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      When the ringneck starts allowing you close eventually, assess and increase its comfort level by stroking the top of its head and then the back of its neck, moving on to its face and then under its wings and finally its feet.

      Whenever the ringneck seems uncomfortable, makes little growling noises or fluffs up its feathers, know that you have to back off and try again after some time. As the bird grows more used to your touch, it will easier for you to teach it tricks and tame it.

      Tip No. 5 – Your Voice

      Tone of voice is important, as parakeets are intelligent birds that are sensitive to voice modulations. They will soon learn to distinguish between your loving voice, stern voice, and sad or upset tone.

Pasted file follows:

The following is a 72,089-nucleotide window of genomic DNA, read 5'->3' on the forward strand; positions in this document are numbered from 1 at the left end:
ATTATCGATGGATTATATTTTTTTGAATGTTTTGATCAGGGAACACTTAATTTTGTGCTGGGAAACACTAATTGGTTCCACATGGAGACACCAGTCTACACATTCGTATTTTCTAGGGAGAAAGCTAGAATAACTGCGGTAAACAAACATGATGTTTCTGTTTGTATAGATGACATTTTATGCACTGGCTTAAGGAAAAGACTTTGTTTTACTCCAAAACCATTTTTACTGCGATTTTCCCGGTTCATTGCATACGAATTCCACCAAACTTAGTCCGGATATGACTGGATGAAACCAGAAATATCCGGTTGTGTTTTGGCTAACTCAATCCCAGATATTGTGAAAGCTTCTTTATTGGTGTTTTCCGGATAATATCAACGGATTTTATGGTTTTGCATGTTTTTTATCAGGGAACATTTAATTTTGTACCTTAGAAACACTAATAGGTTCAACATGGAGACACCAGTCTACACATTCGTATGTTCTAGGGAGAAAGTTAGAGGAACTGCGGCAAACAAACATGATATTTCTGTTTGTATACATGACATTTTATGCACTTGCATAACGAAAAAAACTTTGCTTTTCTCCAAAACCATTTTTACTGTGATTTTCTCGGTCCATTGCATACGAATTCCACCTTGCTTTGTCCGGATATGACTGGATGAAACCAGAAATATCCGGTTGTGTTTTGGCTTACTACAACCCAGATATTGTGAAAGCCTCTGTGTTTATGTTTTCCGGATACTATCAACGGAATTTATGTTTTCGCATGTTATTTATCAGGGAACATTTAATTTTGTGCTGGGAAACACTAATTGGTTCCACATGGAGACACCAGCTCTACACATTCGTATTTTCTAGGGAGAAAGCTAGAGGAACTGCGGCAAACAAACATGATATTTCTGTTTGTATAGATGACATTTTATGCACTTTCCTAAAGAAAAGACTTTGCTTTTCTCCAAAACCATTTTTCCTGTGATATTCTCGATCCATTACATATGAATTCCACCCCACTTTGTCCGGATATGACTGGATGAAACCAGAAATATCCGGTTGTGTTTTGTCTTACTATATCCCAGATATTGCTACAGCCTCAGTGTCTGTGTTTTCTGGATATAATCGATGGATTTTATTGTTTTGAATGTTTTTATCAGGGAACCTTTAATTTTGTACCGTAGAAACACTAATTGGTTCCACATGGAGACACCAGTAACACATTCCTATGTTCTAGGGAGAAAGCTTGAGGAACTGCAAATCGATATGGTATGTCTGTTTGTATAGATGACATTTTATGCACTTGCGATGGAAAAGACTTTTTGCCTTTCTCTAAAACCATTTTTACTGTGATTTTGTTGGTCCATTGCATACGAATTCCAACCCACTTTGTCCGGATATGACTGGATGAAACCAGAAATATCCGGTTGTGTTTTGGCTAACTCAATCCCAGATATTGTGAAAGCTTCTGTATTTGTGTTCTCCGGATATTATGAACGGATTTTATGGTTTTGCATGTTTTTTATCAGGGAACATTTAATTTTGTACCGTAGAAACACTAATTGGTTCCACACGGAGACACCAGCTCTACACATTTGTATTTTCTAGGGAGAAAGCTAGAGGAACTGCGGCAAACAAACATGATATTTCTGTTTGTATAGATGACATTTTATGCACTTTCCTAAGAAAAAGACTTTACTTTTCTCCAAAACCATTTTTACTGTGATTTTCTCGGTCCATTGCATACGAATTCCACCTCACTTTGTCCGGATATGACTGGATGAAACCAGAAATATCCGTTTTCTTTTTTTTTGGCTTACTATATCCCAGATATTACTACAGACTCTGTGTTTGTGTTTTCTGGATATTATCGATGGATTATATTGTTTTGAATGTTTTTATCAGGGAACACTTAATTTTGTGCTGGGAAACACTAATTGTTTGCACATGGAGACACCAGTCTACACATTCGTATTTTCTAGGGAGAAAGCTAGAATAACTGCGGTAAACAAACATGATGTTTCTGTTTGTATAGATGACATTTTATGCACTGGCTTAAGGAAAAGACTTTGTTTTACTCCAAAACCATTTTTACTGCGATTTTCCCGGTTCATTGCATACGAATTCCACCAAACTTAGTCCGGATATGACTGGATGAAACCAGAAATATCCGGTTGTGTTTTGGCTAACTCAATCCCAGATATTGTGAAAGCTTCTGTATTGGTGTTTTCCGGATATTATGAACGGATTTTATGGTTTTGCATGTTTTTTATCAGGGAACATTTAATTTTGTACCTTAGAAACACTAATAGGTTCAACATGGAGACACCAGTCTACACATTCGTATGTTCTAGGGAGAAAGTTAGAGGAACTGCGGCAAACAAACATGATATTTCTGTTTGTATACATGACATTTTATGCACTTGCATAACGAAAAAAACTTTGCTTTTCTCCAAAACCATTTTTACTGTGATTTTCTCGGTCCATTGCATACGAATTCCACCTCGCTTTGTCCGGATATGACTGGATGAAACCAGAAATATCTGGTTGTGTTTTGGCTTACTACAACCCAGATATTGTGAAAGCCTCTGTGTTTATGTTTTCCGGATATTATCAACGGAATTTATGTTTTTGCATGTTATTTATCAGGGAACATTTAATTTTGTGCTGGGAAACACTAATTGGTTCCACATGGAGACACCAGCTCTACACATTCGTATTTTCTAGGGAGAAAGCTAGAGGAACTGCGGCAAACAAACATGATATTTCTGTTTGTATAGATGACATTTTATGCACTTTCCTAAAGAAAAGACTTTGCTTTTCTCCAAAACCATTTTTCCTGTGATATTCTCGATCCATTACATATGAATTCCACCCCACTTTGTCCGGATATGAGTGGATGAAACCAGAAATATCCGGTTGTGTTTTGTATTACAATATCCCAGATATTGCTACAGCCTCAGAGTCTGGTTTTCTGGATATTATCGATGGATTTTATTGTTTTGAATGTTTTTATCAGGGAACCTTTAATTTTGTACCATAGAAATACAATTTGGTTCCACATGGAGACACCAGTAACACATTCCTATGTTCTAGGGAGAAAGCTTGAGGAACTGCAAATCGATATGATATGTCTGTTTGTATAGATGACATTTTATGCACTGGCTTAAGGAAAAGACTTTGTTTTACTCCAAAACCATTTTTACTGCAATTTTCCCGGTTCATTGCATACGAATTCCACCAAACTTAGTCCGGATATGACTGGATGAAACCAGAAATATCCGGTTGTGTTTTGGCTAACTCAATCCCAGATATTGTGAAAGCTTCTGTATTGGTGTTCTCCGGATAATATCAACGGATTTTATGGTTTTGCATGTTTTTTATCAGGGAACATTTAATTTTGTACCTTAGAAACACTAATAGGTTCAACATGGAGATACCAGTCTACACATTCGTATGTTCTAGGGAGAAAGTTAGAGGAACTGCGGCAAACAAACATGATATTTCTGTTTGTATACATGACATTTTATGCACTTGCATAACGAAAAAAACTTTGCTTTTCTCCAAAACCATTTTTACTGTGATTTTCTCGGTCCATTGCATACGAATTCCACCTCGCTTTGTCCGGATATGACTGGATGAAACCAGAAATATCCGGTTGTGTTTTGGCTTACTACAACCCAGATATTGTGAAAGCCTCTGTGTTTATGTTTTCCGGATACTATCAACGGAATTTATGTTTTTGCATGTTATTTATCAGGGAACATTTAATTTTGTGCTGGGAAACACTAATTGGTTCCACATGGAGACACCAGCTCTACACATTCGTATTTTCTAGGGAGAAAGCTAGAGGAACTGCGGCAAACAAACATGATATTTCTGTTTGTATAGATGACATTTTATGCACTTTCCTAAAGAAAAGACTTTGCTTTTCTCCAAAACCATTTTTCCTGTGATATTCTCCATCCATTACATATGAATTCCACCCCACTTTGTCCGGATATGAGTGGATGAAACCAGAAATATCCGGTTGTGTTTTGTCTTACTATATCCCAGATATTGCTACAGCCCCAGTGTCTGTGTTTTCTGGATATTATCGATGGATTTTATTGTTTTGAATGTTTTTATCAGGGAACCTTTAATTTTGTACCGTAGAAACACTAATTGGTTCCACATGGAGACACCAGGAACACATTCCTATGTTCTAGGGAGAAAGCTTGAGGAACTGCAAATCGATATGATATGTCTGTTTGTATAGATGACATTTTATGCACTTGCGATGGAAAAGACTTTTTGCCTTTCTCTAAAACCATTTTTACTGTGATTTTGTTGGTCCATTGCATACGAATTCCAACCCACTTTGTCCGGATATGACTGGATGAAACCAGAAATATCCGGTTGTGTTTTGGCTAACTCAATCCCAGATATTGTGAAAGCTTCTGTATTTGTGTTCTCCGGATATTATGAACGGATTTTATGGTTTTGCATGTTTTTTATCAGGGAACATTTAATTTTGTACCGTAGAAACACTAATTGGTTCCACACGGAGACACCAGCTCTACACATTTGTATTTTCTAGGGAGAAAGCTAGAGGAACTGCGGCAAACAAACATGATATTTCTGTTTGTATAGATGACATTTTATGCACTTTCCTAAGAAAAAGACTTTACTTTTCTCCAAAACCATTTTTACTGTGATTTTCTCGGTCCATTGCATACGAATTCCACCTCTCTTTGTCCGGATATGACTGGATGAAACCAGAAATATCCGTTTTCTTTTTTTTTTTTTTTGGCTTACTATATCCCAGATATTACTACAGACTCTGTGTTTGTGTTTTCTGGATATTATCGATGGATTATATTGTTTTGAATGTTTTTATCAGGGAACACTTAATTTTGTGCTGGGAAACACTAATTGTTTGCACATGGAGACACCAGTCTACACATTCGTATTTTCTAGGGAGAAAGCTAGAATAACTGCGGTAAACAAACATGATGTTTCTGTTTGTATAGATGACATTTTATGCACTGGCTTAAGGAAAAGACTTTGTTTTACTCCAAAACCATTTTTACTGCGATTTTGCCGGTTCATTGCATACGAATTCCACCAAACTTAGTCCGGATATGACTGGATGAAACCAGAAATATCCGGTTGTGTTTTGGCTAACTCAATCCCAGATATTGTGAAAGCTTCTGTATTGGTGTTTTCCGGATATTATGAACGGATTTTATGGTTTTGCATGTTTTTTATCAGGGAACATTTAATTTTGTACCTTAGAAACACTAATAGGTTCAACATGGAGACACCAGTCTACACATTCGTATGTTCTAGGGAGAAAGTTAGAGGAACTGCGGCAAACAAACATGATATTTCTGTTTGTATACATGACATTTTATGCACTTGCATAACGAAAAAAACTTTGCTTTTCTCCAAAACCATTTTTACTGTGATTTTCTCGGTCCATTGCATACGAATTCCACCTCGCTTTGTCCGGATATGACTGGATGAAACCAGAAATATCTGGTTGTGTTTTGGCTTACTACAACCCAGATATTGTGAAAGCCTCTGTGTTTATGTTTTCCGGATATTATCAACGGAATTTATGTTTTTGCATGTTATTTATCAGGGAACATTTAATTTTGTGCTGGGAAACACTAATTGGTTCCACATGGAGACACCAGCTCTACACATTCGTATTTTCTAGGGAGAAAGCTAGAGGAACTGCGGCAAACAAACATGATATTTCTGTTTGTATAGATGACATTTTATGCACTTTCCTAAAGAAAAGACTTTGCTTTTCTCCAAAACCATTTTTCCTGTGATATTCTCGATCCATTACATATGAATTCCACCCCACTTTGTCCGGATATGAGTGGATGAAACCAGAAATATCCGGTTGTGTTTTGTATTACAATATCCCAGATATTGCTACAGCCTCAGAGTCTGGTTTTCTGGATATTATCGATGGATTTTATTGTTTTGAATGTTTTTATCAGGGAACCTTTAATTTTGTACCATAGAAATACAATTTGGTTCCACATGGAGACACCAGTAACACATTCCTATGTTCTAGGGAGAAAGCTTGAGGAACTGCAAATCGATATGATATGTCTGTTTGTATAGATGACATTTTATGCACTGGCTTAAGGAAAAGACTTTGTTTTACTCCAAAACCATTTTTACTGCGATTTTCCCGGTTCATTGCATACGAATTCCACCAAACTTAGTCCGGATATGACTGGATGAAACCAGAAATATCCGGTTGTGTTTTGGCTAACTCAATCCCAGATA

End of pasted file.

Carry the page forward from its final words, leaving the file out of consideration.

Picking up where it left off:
Thus, when interacting with your ringneck, be mindful of the tone you speak in- be firm when giving commands, gentle when the bird seems sick or spooked. This will help the bird adapt to you and will ensure it listens to you as well.

      Tip No. 6 – Keep them in a good mood

      As Indian ringnecks are very interactive, make sure they have enough toys, swings, etc. to play with. Parrots and parakeets have strong beaks they use to take a grip as they climb.

      They also enjoy using their beaks to chew and gnaw on things, so give them plenty of wooden blocks and organic rope to chew on. Providing the bird with such amusement will keep it in a good mood, will ensure it remains active and will make it easier to tame.

      Tip No. 7 – Encourage natural behavior

      As mentioned in the previous point, ringnecks like chewing and shredding things such as wood and fiber. Do not scold your bird for such destruction, as it is natural for such birds to do so. Instead, invest in several destructible toys and encourage such play.